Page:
I recommend 900 mg of saw palmetto daily—just be sure to choose a supplement that contains 100 mg of beta-sitosterol, a significant active ingredient used to standardize the formulation.

6.) Zinc

Zinc is a trace metal, perhaps best known as a cold remedy. But studies show it may also be useful in balancing hormones that stimulate growth of both benign and malignant prostate cells. Which may explain why the prostate has such a high concentration of zinc.

You can take zinc as a supplement or get it through your diet by eating more seafood and meat, which are particularly rich sources.

Of course, there are many more effective, natural approaches to supporting healthy prostate function than what I’ve talked about today. And you can learn all about them in my new comprehensive, science-backed Insider’s Ultimate Guide to Perfect Prostate Health. To sign up or learn more about this innovative learning protocol, click here now!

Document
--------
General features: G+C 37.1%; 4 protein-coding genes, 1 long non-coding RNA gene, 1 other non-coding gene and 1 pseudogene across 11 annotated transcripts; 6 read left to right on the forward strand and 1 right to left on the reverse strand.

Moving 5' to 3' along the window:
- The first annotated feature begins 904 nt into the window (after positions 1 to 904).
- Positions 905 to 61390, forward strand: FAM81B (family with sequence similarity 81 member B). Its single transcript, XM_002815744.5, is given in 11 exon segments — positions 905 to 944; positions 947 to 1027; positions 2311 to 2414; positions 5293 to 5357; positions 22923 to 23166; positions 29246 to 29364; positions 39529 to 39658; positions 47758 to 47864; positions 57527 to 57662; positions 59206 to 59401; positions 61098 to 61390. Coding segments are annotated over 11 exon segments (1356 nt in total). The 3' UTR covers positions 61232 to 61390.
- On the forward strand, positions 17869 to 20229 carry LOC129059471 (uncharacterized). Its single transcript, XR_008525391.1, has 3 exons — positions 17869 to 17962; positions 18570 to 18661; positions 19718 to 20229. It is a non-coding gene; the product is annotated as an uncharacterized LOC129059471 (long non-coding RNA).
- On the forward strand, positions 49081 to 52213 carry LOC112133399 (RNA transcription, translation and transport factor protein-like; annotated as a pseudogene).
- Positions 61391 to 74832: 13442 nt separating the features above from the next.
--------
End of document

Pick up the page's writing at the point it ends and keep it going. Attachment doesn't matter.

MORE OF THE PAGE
P.S. Tune back in on Thursday to learn about the serious dangers associated with one of the most common prostate cancer treatments doled out to men.


“Natural Ways to Shrink an Enlarged Prostate.” Newsmax, 8/13/2019. (newsmax.com/Health/health-news/prostate-enlarge-natural-shrink/2019/08/13/id/928406/)

“Mediterranean Dietary Pattern is Associated with Low Risk of Aggressive Prostate Cancer: MCC-Spain Study.” The Journal of Urology, 2018; 199 (2): 430.  doi: 10.1016/j.juro.2017.08.087